The standard Axis Joint set comes with a small disc, two large ball joints, two small ball joints, and two male/female connectors. The actual ball joints are made up of two pieces that are useful to build with individually. A single set will increase your ability to build exponentially.
These joints allow for sturdier builds with a massive range of movement. All of the builds here are able to bear their own weight quite well, even in the exaggerated poses I have them in.
I wanted to make a Bio-Govurom (a nod to Matt's Bio-Pheyden from his blog)... these joints helped out a lot! The figure has a grossly mutated left arm that is hyper-poseable!
My favorite character from the Glyos System is Scar Pheyden. I wanted a beefy, well-articulated version of him... combining several Axis Joint sets allows for a nicely jointed figure that is pleasing aesthetically. The disk that comes in the set allows you to extend the torso of the standard Glyos figure to better match the length of the limbs.
This is a character that I call the Stalker. I imagine him kind of like an alien tracker that uses his huge sniffer to detect his prey wherever it may hide. Once again, the Axis joints provide for very sturdy construction that allows you to pose them any kind of way.
This figure is pretty much the culmination of all the things I've learned about the Axis Joints so far. I wanted an ED-209 type battle droid, so I started building this mech (which I named the Ectodrone). It's a sturdy, flexible build with a rigid core. The last illustrations show how to make the core.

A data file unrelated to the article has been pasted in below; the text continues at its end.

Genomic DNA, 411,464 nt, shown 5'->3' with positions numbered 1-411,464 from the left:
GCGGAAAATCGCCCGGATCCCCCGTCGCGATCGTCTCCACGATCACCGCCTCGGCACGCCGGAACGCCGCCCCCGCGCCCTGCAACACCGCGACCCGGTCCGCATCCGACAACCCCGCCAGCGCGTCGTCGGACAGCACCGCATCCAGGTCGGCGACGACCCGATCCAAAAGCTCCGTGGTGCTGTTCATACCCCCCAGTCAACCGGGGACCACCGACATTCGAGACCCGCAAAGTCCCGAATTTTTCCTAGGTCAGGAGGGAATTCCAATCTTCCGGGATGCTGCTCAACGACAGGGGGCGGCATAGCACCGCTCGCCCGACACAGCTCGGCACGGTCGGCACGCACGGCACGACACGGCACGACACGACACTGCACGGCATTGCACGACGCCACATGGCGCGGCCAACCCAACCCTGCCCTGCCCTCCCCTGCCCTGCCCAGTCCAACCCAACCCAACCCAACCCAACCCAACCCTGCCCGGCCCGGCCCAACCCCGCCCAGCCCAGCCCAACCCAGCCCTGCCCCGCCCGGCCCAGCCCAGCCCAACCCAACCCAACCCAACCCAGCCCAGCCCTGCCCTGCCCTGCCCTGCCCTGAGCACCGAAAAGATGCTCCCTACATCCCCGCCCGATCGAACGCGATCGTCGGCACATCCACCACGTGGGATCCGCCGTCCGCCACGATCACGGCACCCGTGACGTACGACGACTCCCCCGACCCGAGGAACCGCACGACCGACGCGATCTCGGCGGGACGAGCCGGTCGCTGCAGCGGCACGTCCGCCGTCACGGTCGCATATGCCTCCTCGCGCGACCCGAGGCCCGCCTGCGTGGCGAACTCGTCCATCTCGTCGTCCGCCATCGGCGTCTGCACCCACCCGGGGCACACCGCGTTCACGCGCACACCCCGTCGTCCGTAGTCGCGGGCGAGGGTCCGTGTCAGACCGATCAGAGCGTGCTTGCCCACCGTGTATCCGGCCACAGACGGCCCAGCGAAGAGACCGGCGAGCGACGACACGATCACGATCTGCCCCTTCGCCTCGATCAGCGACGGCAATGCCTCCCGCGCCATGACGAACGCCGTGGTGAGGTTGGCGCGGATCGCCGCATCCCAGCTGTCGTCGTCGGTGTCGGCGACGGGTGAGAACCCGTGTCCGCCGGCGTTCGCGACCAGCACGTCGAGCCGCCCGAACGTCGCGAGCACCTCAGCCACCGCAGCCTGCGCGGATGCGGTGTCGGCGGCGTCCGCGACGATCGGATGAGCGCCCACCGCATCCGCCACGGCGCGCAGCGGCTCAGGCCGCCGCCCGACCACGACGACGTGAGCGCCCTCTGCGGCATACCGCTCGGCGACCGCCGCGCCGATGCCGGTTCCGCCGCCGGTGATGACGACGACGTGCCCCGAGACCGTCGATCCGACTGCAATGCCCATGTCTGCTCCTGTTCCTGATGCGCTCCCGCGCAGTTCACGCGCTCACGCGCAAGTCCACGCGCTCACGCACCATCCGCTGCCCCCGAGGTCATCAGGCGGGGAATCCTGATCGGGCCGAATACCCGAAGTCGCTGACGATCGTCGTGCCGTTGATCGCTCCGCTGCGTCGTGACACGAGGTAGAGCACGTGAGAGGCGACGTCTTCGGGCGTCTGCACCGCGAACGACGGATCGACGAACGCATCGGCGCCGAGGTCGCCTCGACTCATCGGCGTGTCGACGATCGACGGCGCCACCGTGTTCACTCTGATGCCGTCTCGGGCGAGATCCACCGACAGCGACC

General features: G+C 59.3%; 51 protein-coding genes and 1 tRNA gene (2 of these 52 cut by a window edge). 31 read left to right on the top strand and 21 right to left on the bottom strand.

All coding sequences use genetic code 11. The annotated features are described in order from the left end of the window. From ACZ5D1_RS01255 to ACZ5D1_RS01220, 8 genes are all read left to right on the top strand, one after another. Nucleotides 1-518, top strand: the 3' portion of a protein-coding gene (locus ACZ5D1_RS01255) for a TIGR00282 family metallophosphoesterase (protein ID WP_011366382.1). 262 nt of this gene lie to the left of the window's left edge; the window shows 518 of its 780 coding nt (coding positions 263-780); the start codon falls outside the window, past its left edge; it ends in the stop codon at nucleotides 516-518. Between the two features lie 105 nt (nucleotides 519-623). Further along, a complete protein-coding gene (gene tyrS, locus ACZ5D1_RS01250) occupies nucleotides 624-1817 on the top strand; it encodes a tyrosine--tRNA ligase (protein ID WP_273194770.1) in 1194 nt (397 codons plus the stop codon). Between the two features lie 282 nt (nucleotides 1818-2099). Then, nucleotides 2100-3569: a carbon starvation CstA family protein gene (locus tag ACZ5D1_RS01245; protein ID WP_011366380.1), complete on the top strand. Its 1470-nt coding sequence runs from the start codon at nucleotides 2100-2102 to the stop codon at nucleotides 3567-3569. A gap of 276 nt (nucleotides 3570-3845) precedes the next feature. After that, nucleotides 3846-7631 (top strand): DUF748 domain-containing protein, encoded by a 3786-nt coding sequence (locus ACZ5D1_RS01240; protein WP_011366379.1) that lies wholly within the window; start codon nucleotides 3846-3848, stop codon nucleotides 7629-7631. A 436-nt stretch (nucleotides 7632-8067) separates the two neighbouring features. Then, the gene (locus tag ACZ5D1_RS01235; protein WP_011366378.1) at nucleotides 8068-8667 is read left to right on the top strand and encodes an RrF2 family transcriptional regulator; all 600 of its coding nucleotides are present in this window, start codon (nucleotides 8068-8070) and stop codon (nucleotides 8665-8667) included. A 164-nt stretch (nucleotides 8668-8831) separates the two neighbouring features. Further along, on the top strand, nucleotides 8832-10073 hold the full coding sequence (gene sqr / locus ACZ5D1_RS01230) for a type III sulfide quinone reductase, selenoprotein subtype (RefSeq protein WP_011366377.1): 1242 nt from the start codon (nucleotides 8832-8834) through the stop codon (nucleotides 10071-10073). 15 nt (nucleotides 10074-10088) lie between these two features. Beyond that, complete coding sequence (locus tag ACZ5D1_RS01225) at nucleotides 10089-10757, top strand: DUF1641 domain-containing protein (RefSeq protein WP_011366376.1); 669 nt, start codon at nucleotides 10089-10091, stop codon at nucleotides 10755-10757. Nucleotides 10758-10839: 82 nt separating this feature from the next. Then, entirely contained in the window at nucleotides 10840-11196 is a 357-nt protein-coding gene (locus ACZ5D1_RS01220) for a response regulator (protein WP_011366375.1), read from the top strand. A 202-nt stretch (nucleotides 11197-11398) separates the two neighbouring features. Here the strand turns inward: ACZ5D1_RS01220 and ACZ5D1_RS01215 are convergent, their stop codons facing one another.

Matt sent a couple of Rigs along with the other stuff. The Rig is the latest rotocasted vinyl vehicle from Onell Design. It's composed of 4 parts (an upper control module, a lower leg/thruster unit, and two gun arms) and can hold a Glyos figure inside. Before I had one of the Rigs I can honestly say that I wasn't that impressed by it. I thought it looked awesome, but was limited by how much you could build with it. Well, after playing around with this one I have to say that I was VERY wrong. The legs on the lower half of the Rig are sculpted in such a way that they can grip the arm units perfectly and allow you to put the Rig in all kinds of configurations. Add to that the fact that the holes for the arms and torso are compatible with the Armodoc, and you have hours of building fun on your hands!
Just having a little fun here... mixing and matching colors of the new Traveler figures and playing around with weird proportions.
So, if you haven't picked up a set of the new Axis Joints give 'em a try... they are tons of fun and will really get your creative juices flowing! And keep your eyes open for the next version of the Rig... word is there will be a release early in February... stay tuned on the Glyos blog for upcoming news!